Ned Burns

Ned Burns

What began as a project to repair a half-mile-long leaky water transmission line servicing the city of Bellevue just got a lot more complicated—and potentially far more expensive.

In June, the City Council approved a $40,000 engineering study to determine the cost of repairing a 12-inch water pipe that runs through the EE-DA-HO Ranch in Slaughterhouse Canyon. The water line was considered “critical” to the city’s water supply by Mayor Ned Burns.

“If we lose our spring, we don’t have enough water from our wells to service the city,” Burns said at the time.

Jeff Loomis of Galena Engineering estimated the cost to be around $426,000 and went to work on further research into an easement agreement dating from the 1920s that allowed the city’s water line to cross the private ranch.

Loomis told the City Council Monday the easement was amended about 15 years ago by a previous ranch owner and the city, stipulating that a line replacement would trigger its removal entirely from the property.

Burns said in an interview that the easement was amended at a time when the city and the ranch owners were in a disagreement over water rights usage. The city’s water line gathers water from spring sources north of the ranch and utilizes collection weirs on the private ranch property.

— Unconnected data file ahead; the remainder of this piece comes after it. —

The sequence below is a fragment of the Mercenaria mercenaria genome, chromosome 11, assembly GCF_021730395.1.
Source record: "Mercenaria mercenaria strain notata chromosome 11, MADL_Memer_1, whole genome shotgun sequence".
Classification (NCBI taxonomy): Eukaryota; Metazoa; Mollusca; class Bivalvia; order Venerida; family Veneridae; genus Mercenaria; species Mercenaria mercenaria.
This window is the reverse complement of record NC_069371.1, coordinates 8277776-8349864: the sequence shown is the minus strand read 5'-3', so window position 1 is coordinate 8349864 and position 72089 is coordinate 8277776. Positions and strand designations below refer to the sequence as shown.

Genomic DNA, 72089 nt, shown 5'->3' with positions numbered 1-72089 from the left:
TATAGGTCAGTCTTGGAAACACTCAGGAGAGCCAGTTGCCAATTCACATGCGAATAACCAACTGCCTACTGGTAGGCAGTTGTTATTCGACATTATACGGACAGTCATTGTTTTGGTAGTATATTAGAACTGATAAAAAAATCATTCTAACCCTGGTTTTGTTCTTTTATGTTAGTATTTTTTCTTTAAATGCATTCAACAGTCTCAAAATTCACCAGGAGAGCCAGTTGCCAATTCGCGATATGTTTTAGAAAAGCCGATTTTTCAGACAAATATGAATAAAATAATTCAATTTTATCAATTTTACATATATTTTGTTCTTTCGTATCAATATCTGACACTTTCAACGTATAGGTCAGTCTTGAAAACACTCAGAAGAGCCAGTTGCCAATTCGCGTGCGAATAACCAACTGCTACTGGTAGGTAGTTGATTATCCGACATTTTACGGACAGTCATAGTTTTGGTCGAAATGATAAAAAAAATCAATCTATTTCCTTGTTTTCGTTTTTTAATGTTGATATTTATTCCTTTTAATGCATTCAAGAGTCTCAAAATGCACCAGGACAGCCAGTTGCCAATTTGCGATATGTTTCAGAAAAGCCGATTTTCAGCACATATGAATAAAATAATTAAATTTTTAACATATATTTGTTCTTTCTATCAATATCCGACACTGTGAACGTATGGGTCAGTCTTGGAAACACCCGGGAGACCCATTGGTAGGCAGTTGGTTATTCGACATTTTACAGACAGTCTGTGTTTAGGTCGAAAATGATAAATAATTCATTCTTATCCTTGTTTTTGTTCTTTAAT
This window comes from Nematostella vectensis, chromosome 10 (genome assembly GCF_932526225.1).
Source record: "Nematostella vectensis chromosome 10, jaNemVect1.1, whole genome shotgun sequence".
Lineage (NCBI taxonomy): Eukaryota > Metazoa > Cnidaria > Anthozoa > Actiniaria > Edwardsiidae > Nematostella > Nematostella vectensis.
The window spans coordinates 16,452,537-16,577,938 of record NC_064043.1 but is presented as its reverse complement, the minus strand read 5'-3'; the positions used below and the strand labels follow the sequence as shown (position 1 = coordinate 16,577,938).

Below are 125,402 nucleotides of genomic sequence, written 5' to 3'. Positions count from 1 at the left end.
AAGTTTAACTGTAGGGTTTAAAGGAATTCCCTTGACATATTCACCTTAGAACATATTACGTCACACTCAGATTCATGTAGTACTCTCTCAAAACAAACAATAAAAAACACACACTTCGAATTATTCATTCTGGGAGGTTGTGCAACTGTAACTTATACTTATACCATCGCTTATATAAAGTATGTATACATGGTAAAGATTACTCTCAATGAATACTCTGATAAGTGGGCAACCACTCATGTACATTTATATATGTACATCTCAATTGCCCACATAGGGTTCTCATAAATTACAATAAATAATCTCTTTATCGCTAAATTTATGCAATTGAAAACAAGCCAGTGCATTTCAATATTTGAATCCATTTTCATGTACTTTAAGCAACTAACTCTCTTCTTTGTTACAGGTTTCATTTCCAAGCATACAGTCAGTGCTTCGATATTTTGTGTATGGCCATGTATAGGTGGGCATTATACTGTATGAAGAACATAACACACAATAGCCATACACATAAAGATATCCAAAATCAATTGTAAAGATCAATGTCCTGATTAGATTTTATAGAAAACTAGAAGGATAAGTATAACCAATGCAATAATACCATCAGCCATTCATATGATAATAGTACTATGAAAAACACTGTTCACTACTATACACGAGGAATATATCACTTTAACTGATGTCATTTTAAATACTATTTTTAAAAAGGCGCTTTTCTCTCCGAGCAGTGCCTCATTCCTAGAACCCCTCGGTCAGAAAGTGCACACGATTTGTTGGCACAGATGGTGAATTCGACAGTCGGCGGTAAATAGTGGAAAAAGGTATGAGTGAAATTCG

Burns said he has spoken with a member of the Morawitz family, current owners of the ranch, to see if a new agreement could be made that would be less impactful for the city, but to no avail.

“He took a long time to think about it, but an agreement is an agreement,” Burns said. “The owner has indicated he would be OK if we abandon it completely, rather than digging it up,” saving the city some expense.

Loomis presented drawings Monday that show a proposed new water line that would extend close to 2 miles, with 90% of the line locations relocated. All water collection points and city lines would be rebuilt north of the ranch. New line easements would be used through the city to a water tank at the mouth of Slaughterhouse Canyon.

“There is no alternative. It has to be done,” Burns said. “This will cost more than a million dollars certainly, and we have never had that kind of money in our water accounts. We will be looking for grants and funding from any sources we can get.”

Loomis was directed by the City Council to create more detailed engineering and cost estimates.

In other Bellevue news

  • The City Council approved a $19,980 contract with City Attorney Frederick Allington for prosecution of misdemeanors for the upcoming fiscal year.

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